Having endured his legendary twelve labors, Hercules, the Greek demigod, has his life as a sword-for-hire tested when the King of Thrace and his daughter seek his aid in defeating a tyrannical warlord.
The Turtles continue to live in the shadows and no one knows they were the ones who took down Shredder. Vernon is the one everyone thinks is the one who took Shredder down. April O'Neill does some snooping and learns a scientist named Baxter Stockman is working for Shredder. He plans to break him out while he's bringing transported. April tells the turtles, who try to stop it but can't. Stockman tries to teleport Shredder but he some how ends up in another dimension and meets a warlord named Krang who instructs Shredder to assemble a teleportation device he sent to Earth a long time ago. He gives Shredder some mutagen which he uses to transform two criminals who were also in the transport with him, Rock Steady and Bebop, into mutants. They then set out to find the device. April saw the transformation while investigating Stockman. She takes the mutagen and is chased by Shredder's minions, the Foot Clan. She is saved by a man named Casey Jones who was the one transporting Shredder. The ...Written by
Director Dave Green has described this film as "about John, Paul, Ringo and George", whereas the first film "introduced the Beatles". Several bits of dialogue contain titles of the Beatles' songs. See more »
The time stamp on the camera feed from the clock camera is 18:06. The time on the clock itself is 12:15. See more »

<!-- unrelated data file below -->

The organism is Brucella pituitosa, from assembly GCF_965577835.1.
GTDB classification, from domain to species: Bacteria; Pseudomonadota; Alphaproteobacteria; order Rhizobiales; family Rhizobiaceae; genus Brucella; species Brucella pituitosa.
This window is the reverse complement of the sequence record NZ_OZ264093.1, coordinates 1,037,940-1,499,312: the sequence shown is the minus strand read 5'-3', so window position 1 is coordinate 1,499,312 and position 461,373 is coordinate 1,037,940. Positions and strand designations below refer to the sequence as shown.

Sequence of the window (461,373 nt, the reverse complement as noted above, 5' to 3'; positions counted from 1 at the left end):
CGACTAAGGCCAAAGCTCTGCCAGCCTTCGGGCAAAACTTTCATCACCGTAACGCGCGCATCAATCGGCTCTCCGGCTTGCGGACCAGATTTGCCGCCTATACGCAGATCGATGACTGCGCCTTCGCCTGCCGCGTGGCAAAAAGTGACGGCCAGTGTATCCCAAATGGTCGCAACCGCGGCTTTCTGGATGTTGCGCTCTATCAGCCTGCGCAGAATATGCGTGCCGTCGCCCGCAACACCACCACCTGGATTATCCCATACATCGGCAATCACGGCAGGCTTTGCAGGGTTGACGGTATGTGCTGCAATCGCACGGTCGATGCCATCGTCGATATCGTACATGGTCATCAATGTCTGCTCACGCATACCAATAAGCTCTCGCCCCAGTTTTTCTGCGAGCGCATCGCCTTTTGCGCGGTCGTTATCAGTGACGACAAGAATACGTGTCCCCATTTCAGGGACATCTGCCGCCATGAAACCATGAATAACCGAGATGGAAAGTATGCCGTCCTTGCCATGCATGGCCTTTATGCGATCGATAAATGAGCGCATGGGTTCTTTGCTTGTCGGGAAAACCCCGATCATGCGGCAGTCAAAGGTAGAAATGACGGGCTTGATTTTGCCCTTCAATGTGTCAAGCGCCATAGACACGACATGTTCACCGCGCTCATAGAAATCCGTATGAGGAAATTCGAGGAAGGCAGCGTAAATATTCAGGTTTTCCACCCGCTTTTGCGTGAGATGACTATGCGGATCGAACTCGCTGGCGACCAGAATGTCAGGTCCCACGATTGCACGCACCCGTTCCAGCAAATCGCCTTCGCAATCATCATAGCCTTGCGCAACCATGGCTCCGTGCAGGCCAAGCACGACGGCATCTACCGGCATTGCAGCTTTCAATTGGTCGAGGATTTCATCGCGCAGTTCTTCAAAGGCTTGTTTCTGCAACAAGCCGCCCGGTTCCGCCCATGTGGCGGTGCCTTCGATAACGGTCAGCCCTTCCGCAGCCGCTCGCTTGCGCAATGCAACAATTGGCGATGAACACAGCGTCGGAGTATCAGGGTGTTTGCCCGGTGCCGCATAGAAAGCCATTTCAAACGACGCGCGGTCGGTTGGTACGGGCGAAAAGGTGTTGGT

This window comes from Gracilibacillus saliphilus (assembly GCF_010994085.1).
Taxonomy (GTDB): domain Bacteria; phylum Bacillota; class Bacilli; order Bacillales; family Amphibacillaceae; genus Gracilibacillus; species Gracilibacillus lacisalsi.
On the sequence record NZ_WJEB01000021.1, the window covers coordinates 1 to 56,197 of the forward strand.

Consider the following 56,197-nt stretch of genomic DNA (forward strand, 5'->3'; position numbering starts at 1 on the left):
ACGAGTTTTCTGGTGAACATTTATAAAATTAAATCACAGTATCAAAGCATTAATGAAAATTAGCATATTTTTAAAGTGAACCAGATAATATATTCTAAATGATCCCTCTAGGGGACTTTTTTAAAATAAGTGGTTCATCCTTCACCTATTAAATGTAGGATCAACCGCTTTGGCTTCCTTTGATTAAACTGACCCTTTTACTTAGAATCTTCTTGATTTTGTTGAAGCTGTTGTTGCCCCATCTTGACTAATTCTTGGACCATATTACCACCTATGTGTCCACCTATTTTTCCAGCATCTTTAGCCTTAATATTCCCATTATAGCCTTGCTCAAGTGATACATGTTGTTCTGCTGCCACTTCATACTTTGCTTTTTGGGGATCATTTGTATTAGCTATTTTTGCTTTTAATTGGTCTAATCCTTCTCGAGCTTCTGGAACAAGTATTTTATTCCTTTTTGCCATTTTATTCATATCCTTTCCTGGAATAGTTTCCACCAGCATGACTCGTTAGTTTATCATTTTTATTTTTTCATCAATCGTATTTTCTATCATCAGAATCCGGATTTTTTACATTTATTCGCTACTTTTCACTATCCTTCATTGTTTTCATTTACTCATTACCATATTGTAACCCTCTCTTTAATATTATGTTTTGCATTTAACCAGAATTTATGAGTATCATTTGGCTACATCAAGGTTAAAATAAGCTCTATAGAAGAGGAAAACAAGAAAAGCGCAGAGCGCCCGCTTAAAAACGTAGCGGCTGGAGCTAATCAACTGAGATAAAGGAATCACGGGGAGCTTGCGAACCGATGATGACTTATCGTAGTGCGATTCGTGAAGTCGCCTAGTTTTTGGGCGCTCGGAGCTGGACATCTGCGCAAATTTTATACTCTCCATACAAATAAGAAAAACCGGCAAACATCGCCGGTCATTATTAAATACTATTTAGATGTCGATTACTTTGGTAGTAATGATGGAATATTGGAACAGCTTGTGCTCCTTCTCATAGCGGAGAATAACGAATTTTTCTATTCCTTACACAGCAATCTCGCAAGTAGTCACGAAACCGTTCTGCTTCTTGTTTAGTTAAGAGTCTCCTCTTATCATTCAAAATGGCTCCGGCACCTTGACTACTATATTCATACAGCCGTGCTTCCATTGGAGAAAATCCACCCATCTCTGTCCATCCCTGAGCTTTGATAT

Fellas, it's go time.
Turtle Formation in three, two, one!
[the Turtles attempt a Turtle Formation on the Chrysler building, but dogpile]
What happened to Turtle Formation?
Turtle Formation? I thought you said "Squirrel Formation."
Why would he say "Squirrel Forma..."
[hits Michelangelo on the head]
What's "Squirrel Formation?"
See more »
The Nickelodeon Movies logo is set in darkness and shines with a mutagen green light. See more »
Werk Dat Booty
Written by Stephen Baird (as Stephen Wayne Baird) & Jeremy Adrian McKinnies
Performed by Stephen Baird (as Stephen Wayne Baird)
Courtesy of Crucial Music Corporation See more »
Teenage Mutant Ninja Turtles: Out of the Shadows (2016)
The key to adapting a comic book franchise into a modern blockbuster, you might think, is to stick closely to the source material. Certainly if you want to avoid a very loud and very angry fan backlash. Go back to the comics and give the fans what they want. In the case of Teenage Mutant Ninja Turtles, that's not really the case.
There are a good few of us who really love those original Mirage comic books, but a larger group of Turtles fans want an adaptation of the vastly different cartoon series from the 1980s. They want characters like Krang and Bebop and Rocksteady. As illogical as it might sound, you have to make a faithful adaptation of an unfaithful adaptation. And that's exactly what director David Green and his Turtles team have done for this new movie sequel.
Following the events of Teenage Mutant Ninja Turtles (2014), the Teenage Mutant Ninja Turtles continue to live in the shadows, bound to their underground lair by day, moving in the shadows at night, hiding from the very people of the city they risked their lives to save. Following the Turtles' failure to thwart a daring jailbreak, Shredder is on the loose again, this time with new allies. The Turtles must once again stop the villainous Shredder to protect the city, and the world, that don't know they exist from a new intergalactic threat.